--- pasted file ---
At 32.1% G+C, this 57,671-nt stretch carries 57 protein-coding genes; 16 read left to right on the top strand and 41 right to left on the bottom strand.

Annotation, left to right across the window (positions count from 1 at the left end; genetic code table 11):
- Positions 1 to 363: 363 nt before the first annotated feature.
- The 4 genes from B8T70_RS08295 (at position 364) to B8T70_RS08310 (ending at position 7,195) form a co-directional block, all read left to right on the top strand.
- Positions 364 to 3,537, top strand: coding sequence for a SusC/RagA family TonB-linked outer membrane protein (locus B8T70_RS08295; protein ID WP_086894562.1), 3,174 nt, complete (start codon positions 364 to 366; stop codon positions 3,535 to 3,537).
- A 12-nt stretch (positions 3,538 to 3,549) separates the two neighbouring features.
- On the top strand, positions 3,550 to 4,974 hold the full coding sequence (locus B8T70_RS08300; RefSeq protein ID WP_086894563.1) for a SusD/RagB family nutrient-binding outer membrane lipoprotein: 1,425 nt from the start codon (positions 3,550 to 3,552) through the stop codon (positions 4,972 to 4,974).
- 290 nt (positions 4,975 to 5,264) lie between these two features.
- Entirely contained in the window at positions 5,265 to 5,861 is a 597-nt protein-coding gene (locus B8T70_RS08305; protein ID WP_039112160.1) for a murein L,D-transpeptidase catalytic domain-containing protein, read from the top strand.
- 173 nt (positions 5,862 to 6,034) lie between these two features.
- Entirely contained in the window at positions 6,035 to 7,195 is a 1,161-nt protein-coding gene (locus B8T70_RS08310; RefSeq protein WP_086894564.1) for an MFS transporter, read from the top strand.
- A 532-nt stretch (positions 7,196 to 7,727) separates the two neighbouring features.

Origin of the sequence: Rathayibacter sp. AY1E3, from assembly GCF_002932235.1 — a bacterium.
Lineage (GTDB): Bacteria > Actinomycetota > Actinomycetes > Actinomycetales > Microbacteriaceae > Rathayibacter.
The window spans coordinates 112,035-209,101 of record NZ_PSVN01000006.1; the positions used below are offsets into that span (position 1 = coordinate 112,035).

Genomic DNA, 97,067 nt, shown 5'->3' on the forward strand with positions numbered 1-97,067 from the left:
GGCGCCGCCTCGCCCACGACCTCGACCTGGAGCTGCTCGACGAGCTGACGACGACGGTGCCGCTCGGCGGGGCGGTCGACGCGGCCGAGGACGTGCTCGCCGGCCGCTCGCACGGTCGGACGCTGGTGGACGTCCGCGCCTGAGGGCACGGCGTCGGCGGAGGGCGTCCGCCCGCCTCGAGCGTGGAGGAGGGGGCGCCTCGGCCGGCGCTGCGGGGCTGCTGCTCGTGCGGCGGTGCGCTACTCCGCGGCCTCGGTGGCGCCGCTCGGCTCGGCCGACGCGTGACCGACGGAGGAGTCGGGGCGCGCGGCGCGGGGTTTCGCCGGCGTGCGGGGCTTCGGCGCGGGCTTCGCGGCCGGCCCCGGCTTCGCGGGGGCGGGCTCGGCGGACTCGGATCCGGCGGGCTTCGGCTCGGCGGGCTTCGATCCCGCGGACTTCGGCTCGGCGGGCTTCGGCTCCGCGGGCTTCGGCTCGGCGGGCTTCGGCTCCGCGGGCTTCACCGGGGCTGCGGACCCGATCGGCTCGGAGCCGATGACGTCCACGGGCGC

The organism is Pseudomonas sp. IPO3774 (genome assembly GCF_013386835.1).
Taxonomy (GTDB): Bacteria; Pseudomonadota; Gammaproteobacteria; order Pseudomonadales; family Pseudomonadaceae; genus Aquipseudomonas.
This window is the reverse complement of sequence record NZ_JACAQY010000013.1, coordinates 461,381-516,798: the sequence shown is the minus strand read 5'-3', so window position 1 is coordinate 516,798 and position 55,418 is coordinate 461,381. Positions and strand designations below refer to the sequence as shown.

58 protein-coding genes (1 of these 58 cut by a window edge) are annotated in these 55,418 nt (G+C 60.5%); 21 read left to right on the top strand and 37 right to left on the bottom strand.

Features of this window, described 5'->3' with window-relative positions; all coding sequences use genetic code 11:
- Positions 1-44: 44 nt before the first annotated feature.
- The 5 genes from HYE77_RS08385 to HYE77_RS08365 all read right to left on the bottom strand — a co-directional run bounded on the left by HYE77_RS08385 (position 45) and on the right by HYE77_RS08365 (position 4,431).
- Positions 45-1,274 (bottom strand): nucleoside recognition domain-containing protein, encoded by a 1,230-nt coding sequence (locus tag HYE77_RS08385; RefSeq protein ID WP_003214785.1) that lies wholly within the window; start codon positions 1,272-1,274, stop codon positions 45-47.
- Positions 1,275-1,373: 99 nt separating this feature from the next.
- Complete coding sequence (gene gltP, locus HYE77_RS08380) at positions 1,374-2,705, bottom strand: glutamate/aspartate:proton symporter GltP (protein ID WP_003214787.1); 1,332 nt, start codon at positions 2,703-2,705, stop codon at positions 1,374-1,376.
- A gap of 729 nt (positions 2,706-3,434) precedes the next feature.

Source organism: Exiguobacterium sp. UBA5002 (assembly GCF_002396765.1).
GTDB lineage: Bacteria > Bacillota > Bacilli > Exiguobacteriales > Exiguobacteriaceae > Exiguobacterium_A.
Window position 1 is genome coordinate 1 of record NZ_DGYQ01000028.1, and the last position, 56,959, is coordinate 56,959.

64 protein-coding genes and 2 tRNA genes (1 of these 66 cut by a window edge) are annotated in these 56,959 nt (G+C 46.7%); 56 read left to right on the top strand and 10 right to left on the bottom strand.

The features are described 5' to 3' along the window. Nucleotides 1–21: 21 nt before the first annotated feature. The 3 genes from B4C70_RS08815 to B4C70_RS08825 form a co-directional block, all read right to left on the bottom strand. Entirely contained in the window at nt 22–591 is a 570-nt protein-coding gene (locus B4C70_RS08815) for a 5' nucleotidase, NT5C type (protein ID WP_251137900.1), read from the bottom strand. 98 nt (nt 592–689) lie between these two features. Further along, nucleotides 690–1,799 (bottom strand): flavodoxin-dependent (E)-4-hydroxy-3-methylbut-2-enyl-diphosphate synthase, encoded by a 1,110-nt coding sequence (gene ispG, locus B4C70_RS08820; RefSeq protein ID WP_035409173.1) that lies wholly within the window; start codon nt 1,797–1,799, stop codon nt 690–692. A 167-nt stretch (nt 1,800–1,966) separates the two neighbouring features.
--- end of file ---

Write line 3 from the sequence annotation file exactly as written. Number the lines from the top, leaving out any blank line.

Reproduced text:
- Positions 1 to 363: 363 nt before the first annotated feature.